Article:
Top Takeaways

  • Inequality is a significant problem in America, and it’s worsened over time
  • A key contributor may be a declining sense of corporate paternalism toward workers
  • Securitizing workers’ wages over a long period could smooth out the vagaries of short-term business cycles and tie workers and firm owners more closely together
  • This would be a purely private endeavor that could help avoid government interference in redistribution of wealth

Adapted from “The Macroeconomics of Stakeholder Equilibria” by John B. Donaldson of Columbia Business School and Hyung Seok E. Kim of the Korea Advanced Institute of Science and Technology.


When companies make decisions that prioritize value for stockholders, workers often lose out. As many observers have noted, the rise of a shareholder-centric economy over the past few decades has coincided with a rise in inequality in America.

Recent research suggests that simply implementing a mutually agreeable contract between workers and management may eliminate as much as 60% of the negative side effects of (investment) decisions made by stockholders without the need for stronger measures, such as government intervention for wealth redistribution. That’s essentially what was achieved in the economy of the U.S. between 1970 and 2015, the authors say. But as wealth inequality has become more entrenched due to the increasing “centralization” of capital ownership, the researchers’ analysis suggests that share has fallen to 50%.

“In this paper we propose one route to a more inclusive society,” Donaldson and Kim say. They start from empirical evidence that companies took a more paternalistic approach to negotiating with their workers in the 1950s and 1960s than they do now.

Stockholders account for just 10% of society, the researchers note, so in the spirit of a society working for the benefit of all stakeholders, the researchers propose what they call “egalitarian wage bargaining.” Negotiations over wages should consider factors that affect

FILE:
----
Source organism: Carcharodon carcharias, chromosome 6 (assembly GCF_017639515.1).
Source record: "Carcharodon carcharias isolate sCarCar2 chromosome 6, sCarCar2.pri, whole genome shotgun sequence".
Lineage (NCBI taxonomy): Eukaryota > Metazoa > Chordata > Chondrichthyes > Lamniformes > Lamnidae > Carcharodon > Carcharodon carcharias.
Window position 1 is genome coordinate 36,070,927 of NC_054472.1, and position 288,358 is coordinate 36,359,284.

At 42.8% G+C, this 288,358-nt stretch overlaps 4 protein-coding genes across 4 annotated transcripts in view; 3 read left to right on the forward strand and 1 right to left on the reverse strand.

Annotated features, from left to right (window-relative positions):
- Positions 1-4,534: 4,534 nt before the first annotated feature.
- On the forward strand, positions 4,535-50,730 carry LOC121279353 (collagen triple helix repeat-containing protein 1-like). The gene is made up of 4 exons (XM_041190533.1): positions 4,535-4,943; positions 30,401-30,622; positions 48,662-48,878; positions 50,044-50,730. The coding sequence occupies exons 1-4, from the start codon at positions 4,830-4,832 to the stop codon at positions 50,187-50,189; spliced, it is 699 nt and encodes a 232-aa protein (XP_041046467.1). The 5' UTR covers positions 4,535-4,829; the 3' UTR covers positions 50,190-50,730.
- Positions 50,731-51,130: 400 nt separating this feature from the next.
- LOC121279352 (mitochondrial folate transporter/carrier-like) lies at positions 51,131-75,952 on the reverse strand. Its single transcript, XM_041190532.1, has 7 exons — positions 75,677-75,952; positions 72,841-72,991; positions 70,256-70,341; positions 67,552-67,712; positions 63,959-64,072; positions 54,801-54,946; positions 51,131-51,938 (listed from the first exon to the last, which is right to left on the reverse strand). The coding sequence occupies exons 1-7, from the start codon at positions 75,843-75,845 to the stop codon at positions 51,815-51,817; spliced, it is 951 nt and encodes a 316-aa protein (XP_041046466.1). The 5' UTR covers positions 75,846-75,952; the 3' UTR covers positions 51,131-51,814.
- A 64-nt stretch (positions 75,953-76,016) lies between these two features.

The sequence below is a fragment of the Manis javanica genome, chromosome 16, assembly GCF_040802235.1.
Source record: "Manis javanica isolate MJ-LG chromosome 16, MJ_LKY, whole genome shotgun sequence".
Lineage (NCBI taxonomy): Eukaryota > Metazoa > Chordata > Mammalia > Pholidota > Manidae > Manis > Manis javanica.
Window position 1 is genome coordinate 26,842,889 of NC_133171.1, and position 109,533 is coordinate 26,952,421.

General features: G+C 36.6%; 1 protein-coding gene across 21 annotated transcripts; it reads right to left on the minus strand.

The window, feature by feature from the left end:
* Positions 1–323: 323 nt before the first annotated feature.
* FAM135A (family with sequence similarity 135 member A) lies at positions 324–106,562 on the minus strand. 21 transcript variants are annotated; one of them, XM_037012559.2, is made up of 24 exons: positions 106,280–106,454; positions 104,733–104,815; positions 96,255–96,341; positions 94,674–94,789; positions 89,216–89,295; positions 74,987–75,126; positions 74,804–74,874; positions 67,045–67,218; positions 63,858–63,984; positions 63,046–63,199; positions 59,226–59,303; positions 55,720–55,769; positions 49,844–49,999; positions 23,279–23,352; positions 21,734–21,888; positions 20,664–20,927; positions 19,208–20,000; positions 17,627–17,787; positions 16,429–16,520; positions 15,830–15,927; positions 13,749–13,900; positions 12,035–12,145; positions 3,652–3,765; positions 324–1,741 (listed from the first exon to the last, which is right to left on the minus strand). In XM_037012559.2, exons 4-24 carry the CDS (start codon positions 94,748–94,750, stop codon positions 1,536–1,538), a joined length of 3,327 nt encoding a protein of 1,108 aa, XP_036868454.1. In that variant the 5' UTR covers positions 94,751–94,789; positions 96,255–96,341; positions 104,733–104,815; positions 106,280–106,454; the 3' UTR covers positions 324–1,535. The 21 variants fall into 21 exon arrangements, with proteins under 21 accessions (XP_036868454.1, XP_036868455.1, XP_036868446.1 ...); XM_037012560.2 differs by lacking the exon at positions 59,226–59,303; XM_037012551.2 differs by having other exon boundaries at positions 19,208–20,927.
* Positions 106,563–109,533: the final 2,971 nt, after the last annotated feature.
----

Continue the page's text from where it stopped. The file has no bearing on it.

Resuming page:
worker’s employment circumstances such as differing levels of risk that workers face relative to stockholders such as job loss, and, potentially, differences in working conditions, they say.

The researchers’ key contribution is the idea that once a salary has been negotiated, firms might securitize the wages — turning them from a series of ongoing, possibly unsteady, paychecks into a “fixed-income-like wage asset.” That way, an ongoing stream of income can be made more stable for the worker, smoothing out the ups and downs of the business cycle.

The asset would be tradable, and workers could use them to borrow against their future income streams to finance the purchase of a house, say, or to tide them over during recessionary periods.

Without some intervention, such as the adoption of this model, even greater inequality is likely, the researchers suggest. We’d likely see a more stagnant economy, “with the value of the wage asset becoming progressively disassociated from labor productivity,” and workers cautious about spending. “The latter phenomenon surprisingly resembles key features of the 2008-2015 financial crisis where U.S. wealth inequality was historically high and the economy’s real interest rate was unambiguously negative,” they write.


Building a more inclusive society may start with a few small steps. More egalitarian contracts between firms and workers could be fairer and more productive for everyone, and have ripple effects through to the broader economy. If firms were even more proactive and established a proposed financial instrument in place of traditional weekly wages, workers could share in the benefits — and risks — of the stockholders of the firm, without the need for existing stockholders to give up their ownership.

Download the Research in Brief

About the Researcher

Columbia Business School

John Donaldson

Mario J. Gabelli Professor of Finance
Economics Division

Faculty Researcher

Columbia Business School

John Donaldson

Mario J. Gabelli Professor of Finance
Economics Division